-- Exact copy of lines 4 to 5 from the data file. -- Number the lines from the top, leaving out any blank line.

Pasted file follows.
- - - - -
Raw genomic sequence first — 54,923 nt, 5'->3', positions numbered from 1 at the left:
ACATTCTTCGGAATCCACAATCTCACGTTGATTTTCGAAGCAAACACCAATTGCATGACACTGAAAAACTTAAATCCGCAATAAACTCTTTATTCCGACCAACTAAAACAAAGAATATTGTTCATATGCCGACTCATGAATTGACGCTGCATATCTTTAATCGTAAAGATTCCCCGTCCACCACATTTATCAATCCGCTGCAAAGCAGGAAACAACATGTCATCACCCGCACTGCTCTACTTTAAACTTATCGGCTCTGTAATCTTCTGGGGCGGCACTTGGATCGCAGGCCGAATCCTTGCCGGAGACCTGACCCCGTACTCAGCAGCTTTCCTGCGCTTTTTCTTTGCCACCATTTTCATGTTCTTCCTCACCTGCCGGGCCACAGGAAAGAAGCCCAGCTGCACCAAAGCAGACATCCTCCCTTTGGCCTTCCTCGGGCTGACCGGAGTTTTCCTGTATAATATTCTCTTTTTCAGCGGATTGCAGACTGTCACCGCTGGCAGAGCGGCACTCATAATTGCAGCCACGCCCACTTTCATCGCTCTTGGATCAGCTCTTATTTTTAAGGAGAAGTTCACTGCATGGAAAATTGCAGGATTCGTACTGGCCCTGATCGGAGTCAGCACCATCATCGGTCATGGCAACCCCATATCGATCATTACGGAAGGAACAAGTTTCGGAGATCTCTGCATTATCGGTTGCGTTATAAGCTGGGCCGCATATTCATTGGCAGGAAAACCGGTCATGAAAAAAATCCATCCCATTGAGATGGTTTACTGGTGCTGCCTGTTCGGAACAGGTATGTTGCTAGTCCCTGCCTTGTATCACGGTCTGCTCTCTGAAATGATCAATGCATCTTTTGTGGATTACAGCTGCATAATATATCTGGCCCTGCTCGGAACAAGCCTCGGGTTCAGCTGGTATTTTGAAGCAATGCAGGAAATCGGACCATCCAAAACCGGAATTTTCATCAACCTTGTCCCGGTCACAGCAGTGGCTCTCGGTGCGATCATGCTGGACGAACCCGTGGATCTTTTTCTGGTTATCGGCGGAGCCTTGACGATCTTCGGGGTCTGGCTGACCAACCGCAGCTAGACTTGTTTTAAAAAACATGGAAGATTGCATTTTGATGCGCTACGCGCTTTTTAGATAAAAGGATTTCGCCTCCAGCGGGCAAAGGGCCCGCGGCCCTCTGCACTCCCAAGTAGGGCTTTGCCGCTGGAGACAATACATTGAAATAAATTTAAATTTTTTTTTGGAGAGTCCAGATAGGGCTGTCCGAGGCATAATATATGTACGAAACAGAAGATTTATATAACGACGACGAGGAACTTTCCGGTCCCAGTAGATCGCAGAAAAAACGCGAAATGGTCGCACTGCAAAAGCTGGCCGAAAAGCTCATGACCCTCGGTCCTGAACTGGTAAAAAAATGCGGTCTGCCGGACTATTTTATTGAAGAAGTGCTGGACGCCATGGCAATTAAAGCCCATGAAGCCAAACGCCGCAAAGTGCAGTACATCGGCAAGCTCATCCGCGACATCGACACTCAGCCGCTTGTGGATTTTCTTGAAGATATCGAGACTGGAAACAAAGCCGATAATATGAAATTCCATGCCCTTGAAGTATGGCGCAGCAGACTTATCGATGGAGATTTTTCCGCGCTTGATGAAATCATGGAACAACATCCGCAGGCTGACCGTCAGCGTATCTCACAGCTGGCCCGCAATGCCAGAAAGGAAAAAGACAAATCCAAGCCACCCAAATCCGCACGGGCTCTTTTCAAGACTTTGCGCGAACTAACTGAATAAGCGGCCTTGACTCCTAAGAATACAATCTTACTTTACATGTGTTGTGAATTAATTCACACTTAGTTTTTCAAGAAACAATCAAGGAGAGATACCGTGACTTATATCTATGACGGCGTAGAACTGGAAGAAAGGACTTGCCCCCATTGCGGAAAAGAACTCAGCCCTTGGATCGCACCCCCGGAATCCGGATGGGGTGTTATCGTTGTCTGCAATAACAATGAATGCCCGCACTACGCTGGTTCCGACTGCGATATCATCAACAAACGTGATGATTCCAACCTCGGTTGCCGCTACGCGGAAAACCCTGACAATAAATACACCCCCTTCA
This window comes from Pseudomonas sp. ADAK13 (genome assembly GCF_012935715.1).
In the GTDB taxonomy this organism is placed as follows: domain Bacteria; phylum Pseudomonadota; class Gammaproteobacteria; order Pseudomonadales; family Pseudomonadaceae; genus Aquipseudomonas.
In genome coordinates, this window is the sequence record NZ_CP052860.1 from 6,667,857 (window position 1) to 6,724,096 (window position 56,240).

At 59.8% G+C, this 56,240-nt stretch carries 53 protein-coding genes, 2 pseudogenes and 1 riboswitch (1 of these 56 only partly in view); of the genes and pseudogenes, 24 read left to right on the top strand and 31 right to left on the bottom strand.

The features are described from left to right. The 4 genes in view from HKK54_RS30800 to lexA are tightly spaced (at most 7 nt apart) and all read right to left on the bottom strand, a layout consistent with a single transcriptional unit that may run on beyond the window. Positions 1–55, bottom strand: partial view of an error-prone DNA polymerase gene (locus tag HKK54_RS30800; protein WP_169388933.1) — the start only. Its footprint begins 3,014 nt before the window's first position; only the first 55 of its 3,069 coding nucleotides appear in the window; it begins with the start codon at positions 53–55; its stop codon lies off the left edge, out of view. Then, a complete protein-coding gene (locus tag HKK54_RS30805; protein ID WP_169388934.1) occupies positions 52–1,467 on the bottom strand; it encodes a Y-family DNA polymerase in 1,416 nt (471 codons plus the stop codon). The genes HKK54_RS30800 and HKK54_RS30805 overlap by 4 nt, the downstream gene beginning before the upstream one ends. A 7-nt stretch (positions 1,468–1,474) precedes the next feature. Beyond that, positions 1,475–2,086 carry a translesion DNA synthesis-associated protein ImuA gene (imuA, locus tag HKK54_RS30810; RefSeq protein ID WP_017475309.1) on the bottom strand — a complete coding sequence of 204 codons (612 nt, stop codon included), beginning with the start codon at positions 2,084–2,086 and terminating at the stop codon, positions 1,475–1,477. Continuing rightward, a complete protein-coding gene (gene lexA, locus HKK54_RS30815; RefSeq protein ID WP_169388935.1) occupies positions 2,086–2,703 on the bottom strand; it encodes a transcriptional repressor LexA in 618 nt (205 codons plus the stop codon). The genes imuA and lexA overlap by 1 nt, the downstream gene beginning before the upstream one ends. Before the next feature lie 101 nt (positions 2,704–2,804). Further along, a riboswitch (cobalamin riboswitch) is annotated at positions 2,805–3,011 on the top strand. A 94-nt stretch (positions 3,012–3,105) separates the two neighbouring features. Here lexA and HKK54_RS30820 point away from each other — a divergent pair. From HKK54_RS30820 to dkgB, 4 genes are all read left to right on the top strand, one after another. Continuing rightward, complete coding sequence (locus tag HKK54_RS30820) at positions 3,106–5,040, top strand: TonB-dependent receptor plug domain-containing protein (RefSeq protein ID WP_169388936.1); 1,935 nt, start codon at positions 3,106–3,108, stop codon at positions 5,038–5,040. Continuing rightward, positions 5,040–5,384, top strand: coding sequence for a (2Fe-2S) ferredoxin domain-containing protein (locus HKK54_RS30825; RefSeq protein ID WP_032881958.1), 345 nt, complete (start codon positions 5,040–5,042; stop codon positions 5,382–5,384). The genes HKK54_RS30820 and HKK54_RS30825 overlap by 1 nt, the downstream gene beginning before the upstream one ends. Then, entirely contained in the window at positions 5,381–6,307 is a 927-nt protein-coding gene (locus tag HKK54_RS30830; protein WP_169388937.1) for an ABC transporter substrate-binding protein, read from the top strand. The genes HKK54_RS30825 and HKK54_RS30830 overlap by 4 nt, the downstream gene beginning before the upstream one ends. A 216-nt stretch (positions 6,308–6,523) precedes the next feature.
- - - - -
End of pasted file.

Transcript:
In the GTDB taxonomy this organism is placed as follows: domain Bacteria; phylum Pseudomonadota; class Gammaproteobacteria; order Pseudomonadales; family Pseudomonadaceae; genus Aquipseudomonas.
In genome coordinates, this window is the sequence record NZ_CP052860.1 from 6,667,857 (window position 1) to 6,724,096 (window position 56,240).